The Wildlife Loop Half: South Dakota’s Toughest Tri

photogrid_1473994415227As if moving one’s body 70.3 miles isn’t hard enough, the founder of the Wildlife Loop Triathlon has found a way to make it tougher: put together a course in South Dakota’s beautiful Black Hills.

The Wildlife Loop Triathlon took place Saturday, September 10th. Race start began shortly after 8 am when the fog had lifted from Stockade Lake and the sun had crested the horizon, giving racers hope that they wouldn’t face the bone-chilling temps with which the early morning had greeted them.

Two (that we know of) sub-9-hour Ironman finishers toed the line for the race with the biggest purse in the state. Josh Terwoord of Fort Collins, Colorado pulled off a victory with a tactical race. Terwoord clearly understands hills. He came out of the water fifth and then made up some serious ground on two wheels, finishing the bike neck-and-neck with the Wisconsin Ironman course record holder Daniel Bretscher. Terwoord then took a comfortable lead on the run, entering the finisher chute ahead of Bretscher. Daniel Arlandson came in off the bike in third and held on to bring home his chunk of the winnings as well.

Writer, blogger, and triathlete extraordinaire Kirsten McCay-Smith won the women’s photogrid_1473994332259division (and chicked the majority of the men). McCay-Smith recently posted a sub-12 hour finish at Ironman Boulder. Clearly, she’s the real deal. Carrie Egging brought home the second-place money, and local superstar Jonette Murphy came in third.

This race continues to improve each year we see it. It showcases the rugged beauty of the Black Hills, giving racers the added excitement of potentially seeing buffalo and other wildlife on the bike ride. Furthermore, it has the biggest payout of any race in the state, with a total of $3,000 in prize money divided amongst the first three finishers in each division (men and women). Despite the fact that this year’s event wasn’t chip timed, it still provided a quality feel with the stiff competition and the ample aid stations. Out-and-back loops on the run allowed the race to have just a few aid stations and yet the necessary support every few miles.  Early September provides that sweet spot of great weather as well for this event, with a cool start but a comfortably warm finish.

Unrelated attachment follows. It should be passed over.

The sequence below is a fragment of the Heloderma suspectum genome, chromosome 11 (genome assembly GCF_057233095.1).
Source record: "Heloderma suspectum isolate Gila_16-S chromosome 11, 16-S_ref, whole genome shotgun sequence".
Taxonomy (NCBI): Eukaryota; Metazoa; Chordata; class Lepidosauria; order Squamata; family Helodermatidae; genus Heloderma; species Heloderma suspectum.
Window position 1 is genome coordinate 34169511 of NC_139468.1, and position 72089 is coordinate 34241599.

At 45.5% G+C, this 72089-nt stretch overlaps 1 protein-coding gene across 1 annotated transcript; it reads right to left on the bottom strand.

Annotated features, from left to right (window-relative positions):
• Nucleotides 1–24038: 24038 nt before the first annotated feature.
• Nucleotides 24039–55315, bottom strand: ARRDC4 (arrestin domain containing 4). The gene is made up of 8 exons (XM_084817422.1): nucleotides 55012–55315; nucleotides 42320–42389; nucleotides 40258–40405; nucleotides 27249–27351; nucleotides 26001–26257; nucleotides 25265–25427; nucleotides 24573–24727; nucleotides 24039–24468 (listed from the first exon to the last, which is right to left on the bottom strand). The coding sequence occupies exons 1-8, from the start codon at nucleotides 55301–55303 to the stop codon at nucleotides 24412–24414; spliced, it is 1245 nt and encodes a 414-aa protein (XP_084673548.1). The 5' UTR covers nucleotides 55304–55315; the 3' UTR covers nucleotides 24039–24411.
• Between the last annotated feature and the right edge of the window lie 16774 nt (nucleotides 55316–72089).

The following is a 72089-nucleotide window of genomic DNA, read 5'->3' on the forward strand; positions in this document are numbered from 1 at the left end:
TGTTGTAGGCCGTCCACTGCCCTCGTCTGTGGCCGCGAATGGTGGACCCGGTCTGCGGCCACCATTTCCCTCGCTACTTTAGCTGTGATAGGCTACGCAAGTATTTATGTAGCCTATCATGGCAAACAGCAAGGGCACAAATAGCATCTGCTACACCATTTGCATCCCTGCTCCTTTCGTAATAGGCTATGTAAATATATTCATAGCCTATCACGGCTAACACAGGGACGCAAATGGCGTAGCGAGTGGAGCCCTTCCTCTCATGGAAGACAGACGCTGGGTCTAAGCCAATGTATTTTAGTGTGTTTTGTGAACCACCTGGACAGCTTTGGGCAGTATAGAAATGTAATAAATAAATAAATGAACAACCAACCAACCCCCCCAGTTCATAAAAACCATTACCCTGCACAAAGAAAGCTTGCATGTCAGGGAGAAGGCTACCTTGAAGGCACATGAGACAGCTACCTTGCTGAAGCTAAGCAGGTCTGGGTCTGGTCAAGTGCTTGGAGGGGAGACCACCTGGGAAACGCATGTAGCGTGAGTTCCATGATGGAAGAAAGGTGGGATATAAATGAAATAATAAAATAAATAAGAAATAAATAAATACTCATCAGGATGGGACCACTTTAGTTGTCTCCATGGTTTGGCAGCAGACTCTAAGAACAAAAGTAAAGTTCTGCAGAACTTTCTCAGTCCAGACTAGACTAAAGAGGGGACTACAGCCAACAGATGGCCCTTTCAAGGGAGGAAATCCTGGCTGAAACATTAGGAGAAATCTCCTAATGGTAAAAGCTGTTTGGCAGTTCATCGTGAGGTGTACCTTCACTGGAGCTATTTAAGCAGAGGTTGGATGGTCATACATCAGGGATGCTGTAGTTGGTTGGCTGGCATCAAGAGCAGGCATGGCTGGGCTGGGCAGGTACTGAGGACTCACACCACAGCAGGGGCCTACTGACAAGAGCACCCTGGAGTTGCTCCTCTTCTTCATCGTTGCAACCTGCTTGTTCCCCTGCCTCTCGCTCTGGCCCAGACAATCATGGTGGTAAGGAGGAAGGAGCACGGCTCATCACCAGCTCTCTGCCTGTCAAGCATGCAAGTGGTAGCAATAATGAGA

Race director Brandon Zelfer showed particular attention to detail as he personally took a kayak into the water to lead in the lead swimmer and then hopped on a bike to check on aid stations and racers. Zelfer continues to work hard to make this race even better with each passing year. We look forward to seeing continual improvements in the 2017 race. If you’re looking for a bucket-list race, put the Wildlife Loop Tri on it. The venue is gorgeous with constant rolling hills not to mention fantastic ascents and descents on the bike. Dig out a 70.3 training plan this winter, and prepare yourself for a great race next summer.